The first lesbian themed play at Above the Stag theatre is more subtle than such a label suggests. The Penetration Play originated in 2004, and its gender fluid trio are very current in our developing post-millennial society. For many young people, classifications are less relevant, whilst sexuality, love and frustration continue to confront us. So too in this production.
Not much happens for some time but the banter between Rain and Ash is crackling. Their friendship flashes bright in the detail of gesture and glance, bringing the script to life.
Tayla Kenyon bursts onstage as Rain. She is the naïve, self-critical realist dealing day to day with her unrequited love. Kenyon balances the passive aggressive flow with care.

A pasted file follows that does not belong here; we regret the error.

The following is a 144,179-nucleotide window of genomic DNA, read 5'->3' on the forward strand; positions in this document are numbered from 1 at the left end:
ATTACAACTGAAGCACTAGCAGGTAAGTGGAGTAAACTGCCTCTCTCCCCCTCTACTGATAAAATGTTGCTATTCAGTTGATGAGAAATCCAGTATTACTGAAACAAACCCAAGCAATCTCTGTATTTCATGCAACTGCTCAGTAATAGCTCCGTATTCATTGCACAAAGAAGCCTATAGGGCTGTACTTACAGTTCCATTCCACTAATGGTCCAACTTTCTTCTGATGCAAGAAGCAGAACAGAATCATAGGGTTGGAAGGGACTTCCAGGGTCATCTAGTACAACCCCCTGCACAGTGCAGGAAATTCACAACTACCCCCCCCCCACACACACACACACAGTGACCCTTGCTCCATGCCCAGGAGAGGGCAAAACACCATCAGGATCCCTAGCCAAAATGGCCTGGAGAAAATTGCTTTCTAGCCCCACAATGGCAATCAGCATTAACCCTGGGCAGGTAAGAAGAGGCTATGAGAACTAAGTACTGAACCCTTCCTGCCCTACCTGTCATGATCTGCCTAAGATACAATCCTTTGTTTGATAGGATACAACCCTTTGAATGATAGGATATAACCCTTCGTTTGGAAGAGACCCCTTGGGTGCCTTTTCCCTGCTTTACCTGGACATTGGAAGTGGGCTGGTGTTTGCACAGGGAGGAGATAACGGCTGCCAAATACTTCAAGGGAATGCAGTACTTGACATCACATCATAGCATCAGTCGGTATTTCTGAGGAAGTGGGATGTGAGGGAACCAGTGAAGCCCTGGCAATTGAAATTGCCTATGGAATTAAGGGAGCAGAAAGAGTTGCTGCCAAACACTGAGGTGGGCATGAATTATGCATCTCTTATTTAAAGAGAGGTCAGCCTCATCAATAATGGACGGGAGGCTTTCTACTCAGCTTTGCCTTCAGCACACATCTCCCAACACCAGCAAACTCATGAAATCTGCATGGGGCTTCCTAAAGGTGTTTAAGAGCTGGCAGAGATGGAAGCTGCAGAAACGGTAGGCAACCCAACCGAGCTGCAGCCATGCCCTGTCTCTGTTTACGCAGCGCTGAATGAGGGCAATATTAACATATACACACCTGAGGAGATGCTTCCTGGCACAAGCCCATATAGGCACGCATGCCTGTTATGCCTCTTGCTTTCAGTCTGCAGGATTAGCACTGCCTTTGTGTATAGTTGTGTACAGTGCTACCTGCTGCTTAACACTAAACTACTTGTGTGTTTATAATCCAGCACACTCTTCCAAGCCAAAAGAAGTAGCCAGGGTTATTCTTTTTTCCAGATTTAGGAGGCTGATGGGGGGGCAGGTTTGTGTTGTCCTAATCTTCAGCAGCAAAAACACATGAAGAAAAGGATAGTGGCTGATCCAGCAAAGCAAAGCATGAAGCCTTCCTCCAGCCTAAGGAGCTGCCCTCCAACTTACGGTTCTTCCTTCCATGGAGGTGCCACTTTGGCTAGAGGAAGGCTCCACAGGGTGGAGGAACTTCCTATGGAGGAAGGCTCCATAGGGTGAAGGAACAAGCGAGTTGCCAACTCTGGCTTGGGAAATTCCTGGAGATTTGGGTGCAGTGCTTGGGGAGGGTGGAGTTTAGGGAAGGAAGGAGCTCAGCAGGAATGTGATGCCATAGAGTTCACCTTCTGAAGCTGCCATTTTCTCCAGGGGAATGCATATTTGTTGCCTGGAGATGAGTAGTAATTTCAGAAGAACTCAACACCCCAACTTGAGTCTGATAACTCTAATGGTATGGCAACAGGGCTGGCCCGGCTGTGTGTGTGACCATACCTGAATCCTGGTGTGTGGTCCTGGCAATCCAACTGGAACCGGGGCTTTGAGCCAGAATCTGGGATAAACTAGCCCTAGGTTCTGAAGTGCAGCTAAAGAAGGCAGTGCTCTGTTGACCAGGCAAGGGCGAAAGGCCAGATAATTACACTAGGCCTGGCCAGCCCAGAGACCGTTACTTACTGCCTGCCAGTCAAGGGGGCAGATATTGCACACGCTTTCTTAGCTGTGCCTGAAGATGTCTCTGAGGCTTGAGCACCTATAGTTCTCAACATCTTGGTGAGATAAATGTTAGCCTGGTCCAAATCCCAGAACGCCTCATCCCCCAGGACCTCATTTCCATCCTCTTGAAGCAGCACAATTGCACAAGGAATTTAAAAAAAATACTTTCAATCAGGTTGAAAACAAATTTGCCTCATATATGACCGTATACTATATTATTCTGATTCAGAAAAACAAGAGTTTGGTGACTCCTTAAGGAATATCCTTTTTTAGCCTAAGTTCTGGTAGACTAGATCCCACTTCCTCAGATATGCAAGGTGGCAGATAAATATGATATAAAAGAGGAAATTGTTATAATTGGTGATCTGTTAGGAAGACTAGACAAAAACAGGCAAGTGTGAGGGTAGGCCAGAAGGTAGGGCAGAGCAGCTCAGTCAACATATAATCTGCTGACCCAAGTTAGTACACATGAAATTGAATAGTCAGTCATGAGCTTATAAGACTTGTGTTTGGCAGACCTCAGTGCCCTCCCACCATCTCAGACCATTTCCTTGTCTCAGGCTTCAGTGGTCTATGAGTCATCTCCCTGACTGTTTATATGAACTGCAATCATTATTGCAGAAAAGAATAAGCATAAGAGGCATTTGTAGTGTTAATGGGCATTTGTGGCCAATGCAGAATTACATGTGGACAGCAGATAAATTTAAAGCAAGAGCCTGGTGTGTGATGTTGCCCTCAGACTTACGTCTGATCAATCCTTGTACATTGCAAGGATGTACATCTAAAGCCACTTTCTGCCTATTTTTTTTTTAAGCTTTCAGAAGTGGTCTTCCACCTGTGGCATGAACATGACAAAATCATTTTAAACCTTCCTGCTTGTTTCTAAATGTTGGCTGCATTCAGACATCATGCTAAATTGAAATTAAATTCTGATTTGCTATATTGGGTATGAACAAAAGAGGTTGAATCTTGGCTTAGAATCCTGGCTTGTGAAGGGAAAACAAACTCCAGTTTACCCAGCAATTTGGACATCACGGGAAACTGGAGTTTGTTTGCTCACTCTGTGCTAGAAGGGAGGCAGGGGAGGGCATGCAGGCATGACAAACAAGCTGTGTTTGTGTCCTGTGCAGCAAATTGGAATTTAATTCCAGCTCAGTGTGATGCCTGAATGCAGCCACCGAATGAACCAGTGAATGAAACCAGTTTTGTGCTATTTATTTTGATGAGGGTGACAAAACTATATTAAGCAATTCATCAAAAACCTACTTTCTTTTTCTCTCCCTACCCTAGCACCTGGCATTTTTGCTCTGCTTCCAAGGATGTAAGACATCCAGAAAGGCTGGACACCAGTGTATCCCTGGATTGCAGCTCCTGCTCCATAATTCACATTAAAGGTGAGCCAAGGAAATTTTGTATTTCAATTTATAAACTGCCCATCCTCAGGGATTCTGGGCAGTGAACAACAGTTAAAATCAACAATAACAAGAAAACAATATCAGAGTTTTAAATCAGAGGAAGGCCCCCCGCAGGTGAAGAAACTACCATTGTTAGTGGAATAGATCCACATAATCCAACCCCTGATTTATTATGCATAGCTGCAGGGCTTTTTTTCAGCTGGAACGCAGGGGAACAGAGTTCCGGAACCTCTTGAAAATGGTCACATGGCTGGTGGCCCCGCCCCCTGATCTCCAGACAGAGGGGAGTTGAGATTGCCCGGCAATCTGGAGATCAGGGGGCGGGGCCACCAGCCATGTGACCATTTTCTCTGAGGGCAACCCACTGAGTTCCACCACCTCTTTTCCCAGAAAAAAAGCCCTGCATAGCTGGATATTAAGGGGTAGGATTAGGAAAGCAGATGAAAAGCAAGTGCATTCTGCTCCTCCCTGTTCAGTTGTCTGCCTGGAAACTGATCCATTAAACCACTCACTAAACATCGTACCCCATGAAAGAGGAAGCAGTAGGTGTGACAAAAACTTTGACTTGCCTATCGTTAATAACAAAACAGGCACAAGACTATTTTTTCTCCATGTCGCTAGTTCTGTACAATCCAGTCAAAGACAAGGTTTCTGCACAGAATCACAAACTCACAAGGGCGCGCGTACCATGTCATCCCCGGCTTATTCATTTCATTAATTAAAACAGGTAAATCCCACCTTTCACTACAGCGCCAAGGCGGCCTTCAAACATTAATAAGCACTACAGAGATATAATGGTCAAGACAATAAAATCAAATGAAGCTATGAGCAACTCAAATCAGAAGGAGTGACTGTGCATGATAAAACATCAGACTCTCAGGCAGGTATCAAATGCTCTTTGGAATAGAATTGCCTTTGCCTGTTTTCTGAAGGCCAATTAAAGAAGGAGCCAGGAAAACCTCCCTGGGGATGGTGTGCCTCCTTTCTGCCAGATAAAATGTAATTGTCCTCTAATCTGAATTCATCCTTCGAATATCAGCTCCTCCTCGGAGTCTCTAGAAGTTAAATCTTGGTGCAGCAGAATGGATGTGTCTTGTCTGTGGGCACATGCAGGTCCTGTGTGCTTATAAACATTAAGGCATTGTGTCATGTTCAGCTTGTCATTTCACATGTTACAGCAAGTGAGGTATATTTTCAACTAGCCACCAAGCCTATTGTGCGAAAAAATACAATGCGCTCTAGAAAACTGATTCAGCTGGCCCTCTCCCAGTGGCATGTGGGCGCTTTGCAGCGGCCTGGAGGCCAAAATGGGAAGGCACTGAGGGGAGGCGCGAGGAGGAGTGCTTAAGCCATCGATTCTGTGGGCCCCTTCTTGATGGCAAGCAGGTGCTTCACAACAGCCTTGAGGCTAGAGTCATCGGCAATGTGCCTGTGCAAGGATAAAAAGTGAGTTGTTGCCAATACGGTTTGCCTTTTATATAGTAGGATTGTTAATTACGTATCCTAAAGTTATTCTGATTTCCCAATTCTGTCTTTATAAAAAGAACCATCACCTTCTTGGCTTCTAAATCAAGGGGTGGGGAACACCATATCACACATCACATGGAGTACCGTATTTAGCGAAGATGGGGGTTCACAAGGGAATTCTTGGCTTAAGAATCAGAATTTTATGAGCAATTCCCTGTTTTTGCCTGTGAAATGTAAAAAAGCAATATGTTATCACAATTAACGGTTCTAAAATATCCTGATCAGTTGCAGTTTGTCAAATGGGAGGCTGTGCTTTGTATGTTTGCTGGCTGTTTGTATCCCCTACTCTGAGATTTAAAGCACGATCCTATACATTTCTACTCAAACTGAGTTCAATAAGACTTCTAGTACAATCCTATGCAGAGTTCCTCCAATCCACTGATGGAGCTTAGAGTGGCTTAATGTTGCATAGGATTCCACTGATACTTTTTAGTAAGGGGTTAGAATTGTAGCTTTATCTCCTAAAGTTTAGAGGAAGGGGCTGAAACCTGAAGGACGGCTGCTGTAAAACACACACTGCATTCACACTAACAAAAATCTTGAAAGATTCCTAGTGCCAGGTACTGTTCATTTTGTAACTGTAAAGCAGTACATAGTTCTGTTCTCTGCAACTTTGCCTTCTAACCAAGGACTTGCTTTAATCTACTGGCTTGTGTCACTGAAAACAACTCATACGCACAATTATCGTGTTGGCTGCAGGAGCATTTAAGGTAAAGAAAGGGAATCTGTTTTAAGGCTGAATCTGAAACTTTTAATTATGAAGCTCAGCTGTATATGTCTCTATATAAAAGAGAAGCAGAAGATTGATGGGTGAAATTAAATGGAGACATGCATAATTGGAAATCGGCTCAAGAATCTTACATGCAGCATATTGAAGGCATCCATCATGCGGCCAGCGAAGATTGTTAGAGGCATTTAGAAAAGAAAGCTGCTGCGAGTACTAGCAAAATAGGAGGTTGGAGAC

Miriam O’Brien allows Ash to slowly recognise that theirs is more than a simple friendship. We appreciate that she is not so happy with her perfect new boyfriend despite her professed enthusiasm. O’Brien gives a delicate, complex characterisation. Both actors relish a totally credible relationship and a contrasting appreciation of Ash’s mother.
Janet Prince as Maggie fully deserves her round of applause at her exit. We’re with you! – because her eyes have opened to the stagnancy of her life. Maggie reflects the denial of an older generation. Life is comfortable so I should be content. How satisfying to see Prince slowly/quickly get drunk and start to question this and accept there is always time for a new start.
The play’s open ending is very effective in that I want to know what happened next to each character. They are urged to be honest in their relationships but we are offered no simple resolution. These are people who surround us every day, still facing similar challenges.